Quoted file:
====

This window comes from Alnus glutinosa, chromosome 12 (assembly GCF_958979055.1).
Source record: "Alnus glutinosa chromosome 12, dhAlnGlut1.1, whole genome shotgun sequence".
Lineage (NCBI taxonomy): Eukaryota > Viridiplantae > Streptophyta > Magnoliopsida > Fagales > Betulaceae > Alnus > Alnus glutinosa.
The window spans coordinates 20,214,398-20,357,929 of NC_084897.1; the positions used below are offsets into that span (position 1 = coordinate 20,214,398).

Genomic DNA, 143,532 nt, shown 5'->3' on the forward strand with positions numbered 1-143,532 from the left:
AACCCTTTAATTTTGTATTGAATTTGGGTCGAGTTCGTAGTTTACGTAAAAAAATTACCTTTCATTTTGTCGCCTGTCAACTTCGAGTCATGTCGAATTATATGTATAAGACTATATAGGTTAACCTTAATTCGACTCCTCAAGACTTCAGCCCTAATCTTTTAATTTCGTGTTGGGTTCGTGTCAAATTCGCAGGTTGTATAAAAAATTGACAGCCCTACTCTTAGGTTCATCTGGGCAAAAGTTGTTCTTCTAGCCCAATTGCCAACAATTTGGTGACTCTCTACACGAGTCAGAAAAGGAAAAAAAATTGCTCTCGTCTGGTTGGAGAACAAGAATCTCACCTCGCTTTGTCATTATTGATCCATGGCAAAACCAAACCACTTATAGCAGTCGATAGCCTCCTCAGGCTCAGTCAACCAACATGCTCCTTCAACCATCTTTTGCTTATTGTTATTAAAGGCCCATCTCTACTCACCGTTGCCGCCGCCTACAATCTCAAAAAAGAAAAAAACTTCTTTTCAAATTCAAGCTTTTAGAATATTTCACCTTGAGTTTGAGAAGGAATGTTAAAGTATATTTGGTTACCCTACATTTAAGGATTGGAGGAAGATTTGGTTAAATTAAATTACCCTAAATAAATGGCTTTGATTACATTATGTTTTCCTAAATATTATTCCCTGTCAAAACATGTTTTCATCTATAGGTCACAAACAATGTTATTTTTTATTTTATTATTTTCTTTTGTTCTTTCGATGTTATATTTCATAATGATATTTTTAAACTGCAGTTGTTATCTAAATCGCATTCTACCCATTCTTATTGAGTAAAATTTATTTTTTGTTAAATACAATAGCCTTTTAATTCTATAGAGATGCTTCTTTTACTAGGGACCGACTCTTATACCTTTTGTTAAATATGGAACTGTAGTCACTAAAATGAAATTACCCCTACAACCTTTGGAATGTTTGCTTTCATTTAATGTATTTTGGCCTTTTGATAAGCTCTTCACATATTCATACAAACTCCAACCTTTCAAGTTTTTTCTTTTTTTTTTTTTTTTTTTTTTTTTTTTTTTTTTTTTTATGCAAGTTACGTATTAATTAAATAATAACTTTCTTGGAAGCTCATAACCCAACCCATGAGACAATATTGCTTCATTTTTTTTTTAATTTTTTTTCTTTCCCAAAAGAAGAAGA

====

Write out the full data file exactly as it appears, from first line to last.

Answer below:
This window comes from Alnus glutinosa, chromosome 12 (assembly GCF_958979055.1).
Source record: "Alnus glutinosa chromosome 12, dhAlnGlut1.1, whole genome shotgun sequence".
Lineage (NCBI taxonomy): Eukaryota > Viridiplantae > Streptophyta > Magnoliopsida > Fagales > Betulaceae > Alnus > Alnus glutinosa.
The window spans coordinates 20,214,398-20,357,929 of NC_084897.1; the positions used below are offsets into that span (position 1 = coordinate 20,214,398).

Genomic DNA, 143,532 nt, shown 5'->3' on the forward strand with positions numbered 1-143,532 from the left:
AACCCTTTAATTTTGTATTGAATTTGGGTCGAGTTCGTAGTTTACGTAAAAAAATTACCTTTCATTTTGTCGCCTGTCAACTTCGAGTCATGTCGAATTATATGTATAAGACTATATAGGTTAACCTTAATTCGACTCCTCAAGACTTCAGCCCTAATCTTTTAATTTCGTGTTGGGTTCGTGTCAAATTCGCAGGTTGTATAAAAAATTGACAGCCCTACTCTTAGGTTCATCTGGGCAAAAGTTGTTCTTCTAGCCCAATTGCCAACAATTTGGTGACTCTCTACACGAGTCAGAAAAGGAAAAAAAATTGCTCTCGTCTGGTTGGAGAACAAGAATCTCACCTCGCTTTGTCATTATTGATCCATGGCAAAACCAAACCACTTATAGCAGTCGATAGCCTCCTCAGGCTCAGTCAACCAACATGCTCCTTCAACCATCTTTTGCTTATTGTTATTAAAGGCCCATCTCTACTCACCGTTGCCGCCGCCTACAATCTCAAAAAAGAAAAAAACTTCTTTTCAAATTCAAGCTTTTAGAATATTTCACCTTGAGTTTGAGAAGGAATGTTAAAGTATATTTGGTTACCCTACATTTAAGGATTGGAGGAAGATTTGGTTAAATTAAATTACCCTAAATAAATGGCTTTGATTACATTATGTTTTCCTAAATATTATTCCCTGTCAAAACATGTTTTCATCTATAGGTCACAAACAATGTTATTTTTTATTTTATTATTTTCTTTTGTTCTTTCGATGTTATATTTCATAATGATATTTTTAAACTGCAGTTGTTATCTAAATCGCATTCTACCCATTCTTATTGAGTAAAATTTATTTTTTGTTAAATACAATAGCCTTTTAATTCTATAGAGATGCTTCTTTTACTAGGGACCGACTCTTATACCTTTTGTTAAATATGGAACTGTAGTCACTAAAATGAAATTACCCCTACAACCTTTGGAATGTTTGCTTTCATTTAATGTATTTTGGCCTTTTGATAAGCTCTTCACATATTCATACAAACTCCAACCTTTCAAGTTTTTTCTTTTTTTTTTTTTTTTTTTTTTTTTTTTTTTTTTTTTTATGCAAGTTACGTATTAATTAAATAATAACTTTCTTGGAAGCTCATAACCCAACCCATGAGACAATATTGCTTCATTTTTTTTTTAATTTTTTTTCTTTCCCAAAAGAAGAAGA